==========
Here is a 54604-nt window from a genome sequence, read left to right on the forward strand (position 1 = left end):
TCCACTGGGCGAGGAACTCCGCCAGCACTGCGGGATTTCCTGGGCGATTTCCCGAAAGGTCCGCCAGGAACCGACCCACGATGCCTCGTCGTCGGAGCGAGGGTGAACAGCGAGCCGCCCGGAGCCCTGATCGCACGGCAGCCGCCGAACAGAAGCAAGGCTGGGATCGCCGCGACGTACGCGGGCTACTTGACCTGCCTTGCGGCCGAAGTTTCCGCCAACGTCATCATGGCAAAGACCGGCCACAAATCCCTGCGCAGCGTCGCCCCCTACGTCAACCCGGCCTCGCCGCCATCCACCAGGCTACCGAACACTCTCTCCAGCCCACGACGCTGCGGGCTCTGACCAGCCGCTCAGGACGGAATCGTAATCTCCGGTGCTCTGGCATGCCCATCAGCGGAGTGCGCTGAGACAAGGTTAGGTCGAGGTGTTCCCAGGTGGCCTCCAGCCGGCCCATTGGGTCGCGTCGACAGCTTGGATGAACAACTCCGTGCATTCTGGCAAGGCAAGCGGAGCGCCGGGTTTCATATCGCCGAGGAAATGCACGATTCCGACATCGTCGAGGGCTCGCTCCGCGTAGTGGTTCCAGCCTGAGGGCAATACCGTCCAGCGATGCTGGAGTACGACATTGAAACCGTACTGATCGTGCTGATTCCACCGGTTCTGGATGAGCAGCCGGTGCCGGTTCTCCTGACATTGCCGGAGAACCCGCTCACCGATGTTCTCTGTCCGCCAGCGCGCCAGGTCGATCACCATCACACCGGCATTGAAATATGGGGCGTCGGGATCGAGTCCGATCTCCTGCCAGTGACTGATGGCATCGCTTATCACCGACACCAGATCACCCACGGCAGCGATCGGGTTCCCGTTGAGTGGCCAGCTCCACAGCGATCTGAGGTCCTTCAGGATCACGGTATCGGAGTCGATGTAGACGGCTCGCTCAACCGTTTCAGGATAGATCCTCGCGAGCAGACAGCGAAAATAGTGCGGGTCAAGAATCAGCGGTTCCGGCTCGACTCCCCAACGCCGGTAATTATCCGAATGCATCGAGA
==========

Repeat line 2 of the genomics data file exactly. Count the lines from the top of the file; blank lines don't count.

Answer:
TCCACTGGGCGAGGAACTCCGCCAGCACTGCGGGATTTCCTGGGCGATTTCCCGAAAGGTCCGCCAGGAACCGACCCACGATGCCTCGTCGTCGGAGCGAGGGTGAACAGCGAGCCGCCCGGAGCCCTGATCGCACGGCAGCCGCCGAACAGAAGCAAGGCTGGGATCGCCGCGACGTACGCGGGCTACTTGACCTGCCTTGCGGCCGAAGTTTCCGCCAACGTCATCATGGCAAAGACCGGCCACAAATCCCTGCGCAGCGTCGCCCCCTACGTCAACCCGGCCTCGCCGCCATCCACCAGGCTACCGAACACTCTCTCCAGCCCACGACGCTGCGGGCTCTGACCAGCCGCTCAGGACGGAATCGTAATCTCCGGTGCTCTGGCATGCCCATCAGCGGAGTGCGCTGAGACAAGGTTAGGTCGAGGTGTTCCCAGGTGGCCTCCAGCCGGCCCATTGGGTCGCGTCGACAGCTTGGATGAACAACTCCGTGCATTCTGGCAAGGCAAGCGGAGCGCCGGGTTTCATATCGCCGAGGAAATGCACGATTCCGACATCGTCGAGGGCTCGCTCCGCGTAGTGGTTCCAGCCTGAGGGCAATACCGTCCAGCGATGCTGGAGTACGACATTGAAACCGTACTGATCGTGCTGATTCCACCGGTTCTGGATGAGCAGCCGGTGCCGGTTCTCCTGACATTGCCGGAGAACCCGCTCACCGATGTTCTCTGTCCGCCAGCGCGCCAGGTCGATCACCATCACACCGGCATTGAAATATGGGGCGTCGGGATCGAGTCCGATCTCCTGCCAGTGACTGATGGCATCGCTTATCACCGACACCAGATCACCCACGGCAGCGATCGGGTTCCCGTTGAGTGGCCAGCTCCACAGCGATCTGAGGTCCTTCAGGATCACGGTATCGGAGTCGATGTAGACGGCTCGCTCAACCGTTTCAGGATAGATCCTCGCGAGCAGACAGCGAAAATAGTGCGGGTCAAGAATCAGCGGTTCCGGCTCGACTCCCCAACGCCGGTAATTATCCGAATGCATCGAGA